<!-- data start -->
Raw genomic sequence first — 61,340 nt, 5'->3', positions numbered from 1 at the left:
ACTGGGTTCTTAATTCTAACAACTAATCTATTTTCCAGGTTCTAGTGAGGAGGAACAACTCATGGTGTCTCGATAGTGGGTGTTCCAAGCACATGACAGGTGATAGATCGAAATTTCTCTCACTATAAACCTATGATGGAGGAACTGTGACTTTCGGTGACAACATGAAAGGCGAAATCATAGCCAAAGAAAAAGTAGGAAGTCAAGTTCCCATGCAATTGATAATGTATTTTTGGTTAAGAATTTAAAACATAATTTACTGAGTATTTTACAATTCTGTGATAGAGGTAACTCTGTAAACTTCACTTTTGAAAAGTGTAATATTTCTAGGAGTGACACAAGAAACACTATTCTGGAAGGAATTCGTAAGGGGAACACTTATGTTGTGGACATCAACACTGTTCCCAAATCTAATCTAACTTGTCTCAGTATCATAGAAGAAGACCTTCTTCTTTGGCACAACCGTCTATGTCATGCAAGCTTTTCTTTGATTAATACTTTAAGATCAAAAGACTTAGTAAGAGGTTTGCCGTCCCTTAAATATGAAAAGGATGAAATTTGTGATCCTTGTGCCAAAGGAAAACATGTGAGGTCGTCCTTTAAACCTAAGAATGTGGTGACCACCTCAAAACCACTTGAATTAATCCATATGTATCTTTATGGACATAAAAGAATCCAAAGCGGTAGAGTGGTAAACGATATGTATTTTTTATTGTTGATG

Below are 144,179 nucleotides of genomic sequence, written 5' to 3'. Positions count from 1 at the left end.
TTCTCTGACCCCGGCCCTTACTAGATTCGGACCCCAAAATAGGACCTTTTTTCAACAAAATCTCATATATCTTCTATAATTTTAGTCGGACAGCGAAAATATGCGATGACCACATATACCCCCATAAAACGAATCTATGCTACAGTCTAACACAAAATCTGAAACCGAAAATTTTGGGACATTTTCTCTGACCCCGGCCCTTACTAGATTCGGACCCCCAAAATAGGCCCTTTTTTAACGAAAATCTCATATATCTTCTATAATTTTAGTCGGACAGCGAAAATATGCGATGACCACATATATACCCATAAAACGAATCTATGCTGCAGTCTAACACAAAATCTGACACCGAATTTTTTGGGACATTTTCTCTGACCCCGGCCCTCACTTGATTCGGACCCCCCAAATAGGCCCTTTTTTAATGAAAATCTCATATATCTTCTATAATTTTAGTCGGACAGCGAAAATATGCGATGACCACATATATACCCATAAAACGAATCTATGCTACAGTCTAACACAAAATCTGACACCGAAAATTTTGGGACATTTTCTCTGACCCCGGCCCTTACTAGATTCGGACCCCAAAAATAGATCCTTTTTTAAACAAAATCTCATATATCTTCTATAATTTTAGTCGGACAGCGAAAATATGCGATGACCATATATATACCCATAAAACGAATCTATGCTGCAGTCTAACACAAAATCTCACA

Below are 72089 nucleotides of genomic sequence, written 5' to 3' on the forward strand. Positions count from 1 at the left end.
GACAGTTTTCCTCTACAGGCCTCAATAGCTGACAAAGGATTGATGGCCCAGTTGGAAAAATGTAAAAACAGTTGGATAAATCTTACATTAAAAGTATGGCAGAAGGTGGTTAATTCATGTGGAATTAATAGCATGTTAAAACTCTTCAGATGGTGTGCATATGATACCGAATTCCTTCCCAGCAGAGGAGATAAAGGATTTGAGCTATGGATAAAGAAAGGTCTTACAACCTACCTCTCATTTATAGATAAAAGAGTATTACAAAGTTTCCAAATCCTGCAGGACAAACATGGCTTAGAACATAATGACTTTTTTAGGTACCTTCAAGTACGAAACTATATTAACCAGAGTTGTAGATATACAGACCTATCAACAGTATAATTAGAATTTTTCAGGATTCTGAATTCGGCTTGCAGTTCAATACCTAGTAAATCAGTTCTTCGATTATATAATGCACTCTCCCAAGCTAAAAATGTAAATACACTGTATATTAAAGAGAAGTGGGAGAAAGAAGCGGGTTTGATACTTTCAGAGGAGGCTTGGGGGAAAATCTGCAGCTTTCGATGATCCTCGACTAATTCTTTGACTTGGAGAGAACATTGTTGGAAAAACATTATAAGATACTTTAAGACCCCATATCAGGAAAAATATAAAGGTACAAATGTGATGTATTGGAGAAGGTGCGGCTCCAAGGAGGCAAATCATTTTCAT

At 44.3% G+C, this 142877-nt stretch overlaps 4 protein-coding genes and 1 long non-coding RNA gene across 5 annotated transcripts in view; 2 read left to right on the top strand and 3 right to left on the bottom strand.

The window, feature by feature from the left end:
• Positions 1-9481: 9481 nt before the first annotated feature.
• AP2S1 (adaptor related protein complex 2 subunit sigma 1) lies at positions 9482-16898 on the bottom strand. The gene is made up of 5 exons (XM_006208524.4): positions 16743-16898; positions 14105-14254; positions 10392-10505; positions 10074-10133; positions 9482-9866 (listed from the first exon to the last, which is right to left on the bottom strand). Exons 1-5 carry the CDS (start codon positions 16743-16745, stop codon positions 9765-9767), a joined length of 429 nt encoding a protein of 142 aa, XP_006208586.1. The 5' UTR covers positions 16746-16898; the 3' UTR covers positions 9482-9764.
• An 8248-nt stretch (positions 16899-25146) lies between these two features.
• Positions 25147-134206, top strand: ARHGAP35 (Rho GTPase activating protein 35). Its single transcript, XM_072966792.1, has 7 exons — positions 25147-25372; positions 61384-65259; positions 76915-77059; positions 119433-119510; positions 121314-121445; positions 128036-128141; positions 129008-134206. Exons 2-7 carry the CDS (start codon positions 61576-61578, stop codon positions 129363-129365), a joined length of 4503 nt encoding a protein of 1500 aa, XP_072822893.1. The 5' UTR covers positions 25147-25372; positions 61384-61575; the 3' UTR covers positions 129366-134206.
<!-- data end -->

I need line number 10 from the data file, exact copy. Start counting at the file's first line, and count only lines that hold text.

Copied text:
• AP2S1 (adaptor related protein complex 2 subunit sigma 1) lies at positions 9482-16898 on the bottom strand. The gene is made up of 5 exons (XM_006208524.4): positions 16743-16898; positions 14105-14254; positions 10392-10505; positions 10074-10133; positions 9482-9866 (listed from the first exon to the last, which is right to left on the bottom strand). Exons 1-5 carry the CDS (start codon positions 16743-16745, stop codon positions 9765-9767), a joined length of 429 nt encoding a protein of 142 aa, XP_006208586.1. The 5' UTR covers positions 16746-16898; the 3' UTR covers positions 9482-9764.